Amid the ongoing invasion of Ukraine, movie studios finally pulled their upcoming films from release in Russia. Disney did it first, followed by Warner Brothers yanking The Batman’s upcoming release, then Sony pulled Morbius, and so on. Cannes is also “blocking” Russian delegations unless and until the invasion ends, and the International Emmy Academy removed Mikhail Solodovnikov, who runs a Russian-owned media company connected to RT, the Russian state network, from its board. These are hardly the most devastating sanctions Russia and its affiliates have and will face, and in no way is this the most important facet of the conflict, but it does show that business as usual will not continue.
Of course, the move comes after the EU ejected Russia from SWIFT, the economic pact that makes exchanging revenue easier across borders. Without Russia in SWIFT, studios wouldn’t have a way to get their share of Russian revenue from their theatrical releases, so it literally costs the studios nothing to take a stand this week, as opposed to last week, since the money is, essentially, already a moot point. But at least they finally did it and canceled the upcoming Russian releases. Again, not the most important thing by any means, but if you have even a little pressure to bring to bear on Russia, now is the time to wield it. Cancelling new movies won’t have the impact that, say, restricting Apple services will, but cultural isolation is an old tool in the international relations bucket. It’s a minor inconvenience, but it is an inconvenience, and those start to add up over time.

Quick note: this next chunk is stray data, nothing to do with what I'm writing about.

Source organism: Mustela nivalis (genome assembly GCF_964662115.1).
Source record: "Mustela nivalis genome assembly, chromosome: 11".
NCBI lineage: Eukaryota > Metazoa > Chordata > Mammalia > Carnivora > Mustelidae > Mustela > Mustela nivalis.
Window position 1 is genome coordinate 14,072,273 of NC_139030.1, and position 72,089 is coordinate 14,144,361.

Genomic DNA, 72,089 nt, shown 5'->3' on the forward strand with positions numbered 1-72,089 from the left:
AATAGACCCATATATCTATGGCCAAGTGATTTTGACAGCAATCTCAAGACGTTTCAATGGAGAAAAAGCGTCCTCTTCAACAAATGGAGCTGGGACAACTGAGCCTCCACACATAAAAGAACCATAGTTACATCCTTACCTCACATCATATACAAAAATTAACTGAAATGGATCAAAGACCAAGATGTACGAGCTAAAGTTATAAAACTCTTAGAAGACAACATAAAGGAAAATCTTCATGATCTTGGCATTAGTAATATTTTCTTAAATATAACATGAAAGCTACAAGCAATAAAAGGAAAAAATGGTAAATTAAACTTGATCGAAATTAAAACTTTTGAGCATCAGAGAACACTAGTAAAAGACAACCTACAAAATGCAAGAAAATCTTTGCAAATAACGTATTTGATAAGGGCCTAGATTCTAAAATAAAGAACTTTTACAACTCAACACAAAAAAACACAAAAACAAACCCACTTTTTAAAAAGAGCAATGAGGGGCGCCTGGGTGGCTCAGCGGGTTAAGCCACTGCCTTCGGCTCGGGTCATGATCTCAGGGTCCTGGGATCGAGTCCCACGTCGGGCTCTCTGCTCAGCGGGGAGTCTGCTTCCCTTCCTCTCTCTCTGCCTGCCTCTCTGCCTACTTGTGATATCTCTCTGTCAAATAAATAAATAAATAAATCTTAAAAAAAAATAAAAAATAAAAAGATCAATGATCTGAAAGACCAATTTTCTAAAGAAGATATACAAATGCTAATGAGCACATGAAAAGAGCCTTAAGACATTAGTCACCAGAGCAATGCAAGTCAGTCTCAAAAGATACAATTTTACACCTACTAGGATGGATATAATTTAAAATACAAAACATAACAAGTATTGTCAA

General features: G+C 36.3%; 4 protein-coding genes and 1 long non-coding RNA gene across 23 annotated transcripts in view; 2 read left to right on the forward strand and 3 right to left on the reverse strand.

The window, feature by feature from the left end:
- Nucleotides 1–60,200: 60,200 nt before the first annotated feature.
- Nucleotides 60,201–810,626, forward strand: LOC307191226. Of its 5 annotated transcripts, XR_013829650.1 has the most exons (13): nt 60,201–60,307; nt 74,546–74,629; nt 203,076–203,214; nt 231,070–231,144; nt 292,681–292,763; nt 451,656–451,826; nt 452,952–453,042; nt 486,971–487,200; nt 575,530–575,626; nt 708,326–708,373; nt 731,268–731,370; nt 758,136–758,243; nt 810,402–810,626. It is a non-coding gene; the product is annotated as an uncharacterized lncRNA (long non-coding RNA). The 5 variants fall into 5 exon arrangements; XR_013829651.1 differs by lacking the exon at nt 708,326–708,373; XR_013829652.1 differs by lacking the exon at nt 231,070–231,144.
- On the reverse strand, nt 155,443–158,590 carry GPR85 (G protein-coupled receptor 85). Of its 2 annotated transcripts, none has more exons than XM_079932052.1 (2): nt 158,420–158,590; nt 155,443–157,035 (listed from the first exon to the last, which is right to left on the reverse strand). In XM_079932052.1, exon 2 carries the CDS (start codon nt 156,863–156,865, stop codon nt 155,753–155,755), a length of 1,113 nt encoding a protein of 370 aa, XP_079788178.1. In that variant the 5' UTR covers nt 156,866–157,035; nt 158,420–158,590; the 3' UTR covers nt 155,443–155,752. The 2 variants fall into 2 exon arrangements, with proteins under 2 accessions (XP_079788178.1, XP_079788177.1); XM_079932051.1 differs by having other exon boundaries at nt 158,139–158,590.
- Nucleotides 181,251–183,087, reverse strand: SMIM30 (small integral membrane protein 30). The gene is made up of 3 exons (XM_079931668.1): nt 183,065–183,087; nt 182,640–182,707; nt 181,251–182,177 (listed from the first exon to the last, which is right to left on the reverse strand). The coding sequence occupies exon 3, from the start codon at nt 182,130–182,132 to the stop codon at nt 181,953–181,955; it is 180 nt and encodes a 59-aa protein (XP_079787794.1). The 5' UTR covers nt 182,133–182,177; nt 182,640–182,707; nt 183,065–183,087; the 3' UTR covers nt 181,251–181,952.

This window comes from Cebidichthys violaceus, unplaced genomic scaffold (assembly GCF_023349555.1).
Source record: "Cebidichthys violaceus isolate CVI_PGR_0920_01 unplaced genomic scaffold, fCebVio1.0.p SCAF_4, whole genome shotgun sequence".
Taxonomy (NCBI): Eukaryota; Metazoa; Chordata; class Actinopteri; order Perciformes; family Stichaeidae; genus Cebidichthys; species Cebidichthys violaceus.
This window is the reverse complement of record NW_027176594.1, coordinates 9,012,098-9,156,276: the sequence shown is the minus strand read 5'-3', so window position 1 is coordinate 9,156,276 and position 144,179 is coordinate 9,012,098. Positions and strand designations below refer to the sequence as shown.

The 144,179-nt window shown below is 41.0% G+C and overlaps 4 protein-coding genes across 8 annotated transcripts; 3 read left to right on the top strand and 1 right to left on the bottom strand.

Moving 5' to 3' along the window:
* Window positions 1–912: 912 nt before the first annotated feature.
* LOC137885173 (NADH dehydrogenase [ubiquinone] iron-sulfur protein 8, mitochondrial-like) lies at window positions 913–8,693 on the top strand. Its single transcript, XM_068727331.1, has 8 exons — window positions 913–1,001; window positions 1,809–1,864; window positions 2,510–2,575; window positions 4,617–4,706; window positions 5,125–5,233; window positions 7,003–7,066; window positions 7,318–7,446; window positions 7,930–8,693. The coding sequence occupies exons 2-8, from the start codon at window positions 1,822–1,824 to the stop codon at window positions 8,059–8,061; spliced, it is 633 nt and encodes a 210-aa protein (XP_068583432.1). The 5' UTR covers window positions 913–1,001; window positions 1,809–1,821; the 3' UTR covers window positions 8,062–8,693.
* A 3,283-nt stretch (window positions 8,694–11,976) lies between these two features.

It's been difficult the last week to watch these events unfolding and try to focus on other stuff, as if any of this is even minorly relevant in the face of the conflict and resulting humanitarian crisis unfolding in Ukraine. It’s frustrating to merely watch as so many people act with such courage but also suffer these consequences they did not ask for. If you’re looking for an outlet for that frustration, the World Central Kitchen is dishing up meals to refugees at the Ukrainian border, and you can donate here. NPR has compiled a list of NGOs operating in and around Ukraine for varying types of refugee relief. Otherwise, we’ve just got a world’s worth of frustrated hope that this conflict ends soon, with a free and independent Ukraine still standing.
Live long and gossip,